18 Shopping Behaviors That Retail Workers Can’t Stand

Krystal Smith

The retail industry plays an important role in providing people with a variety of goods, ranging from everyday groceries to home furnishings and clothing. Although customers generally find the shopping experience to be fulfilling, retail workers often face numerous challenges that make their job more difficult. In this article, we will explore 18 standard practices that customers engage in, which can be frustrating for retail workers.

Entering Right Before Closing Time

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Like everyone else, retail workers want to go home at a decent hour. When a customer arrives right before closing time, the retail worker is often late locking up and leaving the store. The worst thing is that most workers will not get overtime when they are running late. Next time you make a last-minute dash to the store for candy, think about the person waiting to get home after a long day. 

Asking “Do You Work Here?” to Someone in a Uniform

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While it might seem harmless, asking “Do you work here?” to someone in a uniform can be a source of annoyance for retail workers as it can come across as insulting or condescending. Workers often assist other customers, stock shelves, or complete tasks. Being interrupted by this question can slow them down and hinder their efficiency.

Abusing the Name Tag

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Addressing someone solely by their name on a tag creates an overly casual and potentially disrespectful tone. While some people will genuinely just be being friendly, some customers will try to sweeten the retail worker for preferential treatment, something workers are aware of.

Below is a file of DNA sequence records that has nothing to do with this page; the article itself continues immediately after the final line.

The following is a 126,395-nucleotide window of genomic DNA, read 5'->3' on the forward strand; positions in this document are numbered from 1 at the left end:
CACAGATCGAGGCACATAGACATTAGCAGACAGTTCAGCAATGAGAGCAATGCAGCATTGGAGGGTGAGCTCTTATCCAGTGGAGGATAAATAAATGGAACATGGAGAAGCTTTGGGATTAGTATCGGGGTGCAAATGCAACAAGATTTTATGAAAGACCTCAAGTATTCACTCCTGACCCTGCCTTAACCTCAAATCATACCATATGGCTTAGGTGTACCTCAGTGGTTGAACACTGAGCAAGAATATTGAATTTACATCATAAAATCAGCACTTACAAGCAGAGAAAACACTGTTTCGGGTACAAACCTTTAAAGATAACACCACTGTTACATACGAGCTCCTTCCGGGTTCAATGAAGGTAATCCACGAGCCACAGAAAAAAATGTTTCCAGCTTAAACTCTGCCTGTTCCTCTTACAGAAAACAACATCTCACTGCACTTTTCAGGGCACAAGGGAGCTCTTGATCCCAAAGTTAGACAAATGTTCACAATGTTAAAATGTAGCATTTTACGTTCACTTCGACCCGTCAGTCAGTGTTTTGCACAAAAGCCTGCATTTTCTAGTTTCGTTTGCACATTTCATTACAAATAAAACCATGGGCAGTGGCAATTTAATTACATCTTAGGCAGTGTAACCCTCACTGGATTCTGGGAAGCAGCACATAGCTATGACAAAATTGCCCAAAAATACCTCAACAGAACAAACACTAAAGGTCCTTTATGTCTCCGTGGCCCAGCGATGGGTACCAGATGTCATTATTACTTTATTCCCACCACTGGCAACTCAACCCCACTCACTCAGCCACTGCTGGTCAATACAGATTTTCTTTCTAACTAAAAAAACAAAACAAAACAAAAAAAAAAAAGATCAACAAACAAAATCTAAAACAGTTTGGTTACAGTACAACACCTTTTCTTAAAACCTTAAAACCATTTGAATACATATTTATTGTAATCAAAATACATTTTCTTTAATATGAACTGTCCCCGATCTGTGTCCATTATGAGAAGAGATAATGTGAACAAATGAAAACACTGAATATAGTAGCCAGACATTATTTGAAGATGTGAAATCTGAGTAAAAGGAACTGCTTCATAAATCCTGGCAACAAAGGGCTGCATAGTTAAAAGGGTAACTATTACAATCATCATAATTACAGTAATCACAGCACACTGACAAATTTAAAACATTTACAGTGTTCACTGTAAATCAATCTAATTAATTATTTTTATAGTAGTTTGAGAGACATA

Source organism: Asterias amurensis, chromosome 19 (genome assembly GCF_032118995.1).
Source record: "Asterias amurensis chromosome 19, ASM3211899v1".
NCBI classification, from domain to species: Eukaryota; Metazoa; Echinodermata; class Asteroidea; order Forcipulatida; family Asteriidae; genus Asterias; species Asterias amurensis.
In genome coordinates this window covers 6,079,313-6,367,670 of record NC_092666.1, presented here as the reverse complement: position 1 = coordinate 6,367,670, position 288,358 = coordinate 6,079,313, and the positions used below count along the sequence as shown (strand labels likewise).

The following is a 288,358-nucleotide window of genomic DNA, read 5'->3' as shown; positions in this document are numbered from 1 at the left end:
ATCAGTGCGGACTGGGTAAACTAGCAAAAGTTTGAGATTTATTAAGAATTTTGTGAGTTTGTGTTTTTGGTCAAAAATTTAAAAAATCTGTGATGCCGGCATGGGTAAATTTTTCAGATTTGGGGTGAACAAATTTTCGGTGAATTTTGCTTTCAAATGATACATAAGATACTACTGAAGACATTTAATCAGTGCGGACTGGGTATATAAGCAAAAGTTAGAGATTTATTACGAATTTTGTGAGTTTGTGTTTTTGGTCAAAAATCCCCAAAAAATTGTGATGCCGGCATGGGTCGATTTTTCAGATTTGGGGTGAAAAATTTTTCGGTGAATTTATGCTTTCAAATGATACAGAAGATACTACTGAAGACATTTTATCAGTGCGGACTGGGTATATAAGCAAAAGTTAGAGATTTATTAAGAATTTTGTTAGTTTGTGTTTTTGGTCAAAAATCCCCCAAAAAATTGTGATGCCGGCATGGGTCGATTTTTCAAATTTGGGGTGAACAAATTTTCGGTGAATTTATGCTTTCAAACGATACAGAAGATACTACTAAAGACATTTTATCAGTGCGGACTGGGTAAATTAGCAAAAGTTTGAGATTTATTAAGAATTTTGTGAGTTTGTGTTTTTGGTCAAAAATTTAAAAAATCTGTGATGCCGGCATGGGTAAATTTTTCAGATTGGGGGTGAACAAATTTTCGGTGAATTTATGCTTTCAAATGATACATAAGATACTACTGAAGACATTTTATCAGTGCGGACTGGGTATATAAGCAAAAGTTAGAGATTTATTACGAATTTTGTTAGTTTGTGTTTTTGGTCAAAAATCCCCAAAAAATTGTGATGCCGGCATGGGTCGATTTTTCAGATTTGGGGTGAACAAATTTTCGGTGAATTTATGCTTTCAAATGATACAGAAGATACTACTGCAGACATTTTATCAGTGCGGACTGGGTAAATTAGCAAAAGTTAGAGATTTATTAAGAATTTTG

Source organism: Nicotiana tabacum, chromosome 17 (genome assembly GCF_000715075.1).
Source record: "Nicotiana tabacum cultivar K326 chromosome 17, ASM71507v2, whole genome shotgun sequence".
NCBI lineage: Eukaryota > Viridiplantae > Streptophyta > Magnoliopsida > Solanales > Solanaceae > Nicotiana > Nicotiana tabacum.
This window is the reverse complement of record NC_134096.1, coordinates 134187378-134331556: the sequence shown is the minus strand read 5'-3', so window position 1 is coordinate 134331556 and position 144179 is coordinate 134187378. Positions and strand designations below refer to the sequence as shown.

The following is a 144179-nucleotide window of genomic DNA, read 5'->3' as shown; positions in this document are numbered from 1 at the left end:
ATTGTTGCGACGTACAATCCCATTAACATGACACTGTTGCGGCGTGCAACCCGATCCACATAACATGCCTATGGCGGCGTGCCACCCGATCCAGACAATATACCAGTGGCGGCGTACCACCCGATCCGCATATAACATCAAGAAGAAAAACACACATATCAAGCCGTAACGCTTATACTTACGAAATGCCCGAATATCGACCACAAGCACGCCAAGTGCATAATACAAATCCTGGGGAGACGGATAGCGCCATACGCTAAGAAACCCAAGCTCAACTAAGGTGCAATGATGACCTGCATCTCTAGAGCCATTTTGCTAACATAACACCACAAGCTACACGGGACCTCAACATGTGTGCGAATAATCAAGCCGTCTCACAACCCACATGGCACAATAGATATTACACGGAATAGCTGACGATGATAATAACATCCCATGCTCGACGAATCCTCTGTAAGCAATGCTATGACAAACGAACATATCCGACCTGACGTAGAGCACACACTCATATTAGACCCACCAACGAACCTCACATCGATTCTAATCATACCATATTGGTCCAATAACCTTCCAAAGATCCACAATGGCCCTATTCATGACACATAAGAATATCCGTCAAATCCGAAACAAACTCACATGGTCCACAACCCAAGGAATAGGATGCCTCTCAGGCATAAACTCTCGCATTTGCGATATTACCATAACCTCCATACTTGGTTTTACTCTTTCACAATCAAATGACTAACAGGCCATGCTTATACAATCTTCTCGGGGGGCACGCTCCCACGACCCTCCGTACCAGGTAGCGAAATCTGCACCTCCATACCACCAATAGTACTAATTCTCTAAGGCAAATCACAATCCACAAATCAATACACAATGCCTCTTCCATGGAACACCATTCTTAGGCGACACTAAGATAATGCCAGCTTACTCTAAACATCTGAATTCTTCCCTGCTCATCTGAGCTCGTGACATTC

Leaving a Mess in the Fitting Room

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Scattered clothes, discarded hangers, and general disarray force staff to clean up after customers, taking away time they could spend directly assisting other shoppers or completing other tasks. When clothes are thrown on the floor, they can wrinkle or get stained, leading to lost inventory or extra work for staff who need to address the damaged items.

Complaining About Long Lines but Not Using Self-Checkout

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Stores often implement self-checkout to alleviate congestion at traditional cashier lanes, particularly during peak hours. Choosing not to use this available option can contribute to the very problem the customer is complaining about.

Expecting Mind-Reading

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When customers expect workers to guess their needs, it can lead to unnecessary conversations and delays in finding the desired product or service. Clearly stating what you need or are looking for helps retail workers serve you quicker and, in turn, helps other customers. 

Being Rude or Condescending

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A rude or condescending attitude can create a stressful and unpleasant work environment for retail workers. Like any other worker, retail workers deserve to be treated with courtesy and respect and should not have to worry about how they are spoken to while trying to earn a living. 

Haggling Over Minor Price Differences

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Haggling over price differences can be a cultural norm in certain situations, but it is not always appropriate. Most stores have set prices, and cashiers need the authority to offer discounts beyond what’s already offered. Additionally, retailers find it frustrating when people try to haggle a slight price difference as it takes a lot of time away from their work when there is no real benefit to the customer or the store.